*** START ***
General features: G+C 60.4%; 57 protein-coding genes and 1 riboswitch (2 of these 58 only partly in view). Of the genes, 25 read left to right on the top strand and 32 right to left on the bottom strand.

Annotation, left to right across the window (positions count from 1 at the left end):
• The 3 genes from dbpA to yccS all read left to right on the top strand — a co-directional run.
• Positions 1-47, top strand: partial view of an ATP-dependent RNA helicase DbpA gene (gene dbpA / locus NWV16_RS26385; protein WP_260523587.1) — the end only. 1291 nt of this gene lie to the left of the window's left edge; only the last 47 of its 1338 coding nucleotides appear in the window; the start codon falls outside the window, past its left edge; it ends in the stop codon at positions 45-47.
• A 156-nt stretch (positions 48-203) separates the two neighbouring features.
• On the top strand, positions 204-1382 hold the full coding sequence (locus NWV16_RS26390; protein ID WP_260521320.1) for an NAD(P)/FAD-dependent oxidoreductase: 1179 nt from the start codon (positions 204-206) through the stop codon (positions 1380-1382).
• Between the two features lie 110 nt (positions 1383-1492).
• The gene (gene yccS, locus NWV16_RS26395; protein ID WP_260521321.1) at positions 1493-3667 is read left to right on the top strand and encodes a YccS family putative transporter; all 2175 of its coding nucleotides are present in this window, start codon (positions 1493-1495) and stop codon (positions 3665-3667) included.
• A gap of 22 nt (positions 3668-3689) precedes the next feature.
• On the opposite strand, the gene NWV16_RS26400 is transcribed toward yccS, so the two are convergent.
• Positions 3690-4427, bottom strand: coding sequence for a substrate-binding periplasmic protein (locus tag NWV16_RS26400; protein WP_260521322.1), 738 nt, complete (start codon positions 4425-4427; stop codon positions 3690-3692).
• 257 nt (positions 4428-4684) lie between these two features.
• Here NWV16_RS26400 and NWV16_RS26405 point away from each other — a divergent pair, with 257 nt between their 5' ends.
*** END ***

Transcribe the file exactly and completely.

General features: G+C 60.4%; 57 protein-coding genes and 1 riboswitch (2 of these 58 only partly in view). Of the genes, 25 read left to right on the top strand and 32 right to left on the bottom strand.

Annotation, left to right across the window (positions count from 1 at the left end):
• The 3 genes from dbpA to yccS all read left to right on the top strand — a co-directional run.
• Positions 1-47, top strand: partial view of an ATP-dependent RNA helicase DbpA gene (gene dbpA / locus NWV16_RS26385; protein WP_260523587.1) — the end only. 1291 nt of this gene lie to the left of the window's left edge; only the last 47 of its 1338 coding nucleotides appear in the window; the start codon falls outside the window, past its left edge; it ends in the stop codon at positions 45-47.
• A 156-nt stretch (positions 48-203) separates the two neighbouring features.
• On the top strand, positions 204-1382 hold the full coding sequence (locus NWV16_RS26390; protein ID WP_260521320.1) for an NAD(P)/FAD-dependent oxidoreductase: 1179 nt from the start codon (positions 204-206) through the stop codon (positions 1380-1382).
• Between the two features lie 110 nt (positions 1383-1492).
• The gene (gene yccS, locus NWV16_RS26395; protein ID WP_260521321.1) at positions 1493-3667 is read left to right on the top strand and encodes a YccS family putative transporter; all 2175 of its coding nucleotides are present in this window, start codon (positions 1493-1495) and stop codon (positions 3665-3667) included.
• A gap of 22 nt (positions 3668-3689) precedes the next feature.
• On the opposite strand, the gene NWV16_RS26400 is transcribed toward yccS, so the two are convergent.
• Positions 3690-4427, bottom strand: coding sequence for a substrate-binding periplasmic protein (locus tag NWV16_RS26400; protein WP_260521322.1), 738 nt, complete (start codon positions 4425-4427; stop codon positions 3690-3692).
• 257 nt (positions 4428-4684) lie between these two features.
• Here NWV16_RS26400 and NWV16_RS26405 point away from each other — a divergent pair, with 257 nt between their 5' ends.